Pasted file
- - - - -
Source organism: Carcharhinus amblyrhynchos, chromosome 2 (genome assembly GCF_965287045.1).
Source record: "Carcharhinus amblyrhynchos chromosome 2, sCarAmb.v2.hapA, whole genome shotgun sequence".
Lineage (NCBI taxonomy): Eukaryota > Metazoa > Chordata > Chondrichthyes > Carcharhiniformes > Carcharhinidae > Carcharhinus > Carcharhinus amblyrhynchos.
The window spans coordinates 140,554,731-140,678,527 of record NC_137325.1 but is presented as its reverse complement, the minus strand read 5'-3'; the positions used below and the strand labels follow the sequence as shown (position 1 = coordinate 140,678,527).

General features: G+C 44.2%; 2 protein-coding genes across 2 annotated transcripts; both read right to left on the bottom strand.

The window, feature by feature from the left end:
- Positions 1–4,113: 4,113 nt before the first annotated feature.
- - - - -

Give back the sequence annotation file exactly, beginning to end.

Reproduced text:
Source organism: Carcharhinus amblyrhynchos, chromosome 2 (genome assembly GCF_965287045.1).
Source record: "Carcharhinus amblyrhynchos chromosome 2, sCarAmb.v2.hapA, whole genome shotgun sequence".
Lineage (NCBI taxonomy): Eukaryota > Metazoa > Chordata > Chondrichthyes > Carcharhiniformes > Carcharhinidae > Carcharhinus > Carcharhinus amblyrhynchos.
The window spans coordinates 140,554,731-140,678,527 of record NC_137325.1 but is presented as its reverse complement, the minus strand read 5'-3'; the positions used below and the strand labels follow the sequence as shown (position 1 = coordinate 140,678,527).

General features: G+C 44.2%; 2 protein-coding genes across 2 annotated transcripts; both read right to left on the bottom strand.

The window, feature by feature from the left end:
- Positions 1–4,113: 4,113 nt before the first annotated feature.